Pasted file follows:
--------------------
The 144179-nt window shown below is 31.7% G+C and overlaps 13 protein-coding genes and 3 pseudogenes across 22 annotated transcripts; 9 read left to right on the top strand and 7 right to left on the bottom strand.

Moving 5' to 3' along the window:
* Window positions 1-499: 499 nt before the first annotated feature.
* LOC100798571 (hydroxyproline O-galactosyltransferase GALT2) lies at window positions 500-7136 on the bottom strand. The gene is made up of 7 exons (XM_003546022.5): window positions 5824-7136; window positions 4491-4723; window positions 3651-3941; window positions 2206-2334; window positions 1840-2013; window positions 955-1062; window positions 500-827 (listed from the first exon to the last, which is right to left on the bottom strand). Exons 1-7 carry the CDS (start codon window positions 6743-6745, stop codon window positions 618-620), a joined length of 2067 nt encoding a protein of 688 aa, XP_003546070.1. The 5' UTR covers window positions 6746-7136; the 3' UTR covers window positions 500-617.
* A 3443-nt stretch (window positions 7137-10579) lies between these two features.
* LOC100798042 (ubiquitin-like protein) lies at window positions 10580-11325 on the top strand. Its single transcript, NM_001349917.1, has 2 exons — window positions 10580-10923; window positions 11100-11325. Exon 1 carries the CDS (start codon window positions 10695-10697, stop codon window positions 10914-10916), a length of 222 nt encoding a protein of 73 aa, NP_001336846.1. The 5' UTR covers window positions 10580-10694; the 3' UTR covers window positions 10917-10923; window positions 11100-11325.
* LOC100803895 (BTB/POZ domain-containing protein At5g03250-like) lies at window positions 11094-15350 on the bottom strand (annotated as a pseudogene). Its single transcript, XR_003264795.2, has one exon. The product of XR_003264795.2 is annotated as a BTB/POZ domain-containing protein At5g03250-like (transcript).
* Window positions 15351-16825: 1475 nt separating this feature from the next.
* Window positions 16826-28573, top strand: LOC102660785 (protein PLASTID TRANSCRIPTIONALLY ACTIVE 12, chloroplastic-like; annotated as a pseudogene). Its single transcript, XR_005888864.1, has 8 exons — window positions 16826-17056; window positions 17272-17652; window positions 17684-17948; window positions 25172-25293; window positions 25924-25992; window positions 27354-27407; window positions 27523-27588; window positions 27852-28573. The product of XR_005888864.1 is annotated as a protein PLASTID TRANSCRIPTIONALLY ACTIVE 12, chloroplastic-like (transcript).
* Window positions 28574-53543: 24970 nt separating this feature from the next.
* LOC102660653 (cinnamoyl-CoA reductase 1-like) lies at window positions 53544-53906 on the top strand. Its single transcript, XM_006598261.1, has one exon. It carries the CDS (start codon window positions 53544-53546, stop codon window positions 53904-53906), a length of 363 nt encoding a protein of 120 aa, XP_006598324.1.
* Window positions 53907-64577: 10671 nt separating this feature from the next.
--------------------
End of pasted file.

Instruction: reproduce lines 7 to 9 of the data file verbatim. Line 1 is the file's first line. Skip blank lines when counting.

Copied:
* LOC100803895 (BTB/POZ domain-containing protein At5g03250-like) lies at window positions 11094-15350 on the bottom strand (annotated as a pseudogene). Its single transcript, XR_003264795.2, has one exon. The product of XR_003264795.2 is annotated as a BTB/POZ domain-containing protein At5g03250-like (transcript).
* Window positions 15351-16825: 1475 nt separating this feature from the next.
* Window positions 16826-28573, top strand: LOC102660785 (protein PLASTID TRANSCRIPTIONALLY ACTIVE 12, chloroplastic-like; annotated as a pseudogene). Its single transcript, XR_005888864.1, has 8 exons — window positions 16826-17056; window positions 17272-17652; window positions 17684-17948; window positions 25172-25293; window positions 25924-25992; window positions 27354-27407; window positions 27523-27588; window positions 27852-28573. The product of XR_005888864.1 is annotated as a protein PLASTID TRANSCRIPTIONALLY ACTIVE 12, chloroplastic-like (transcript).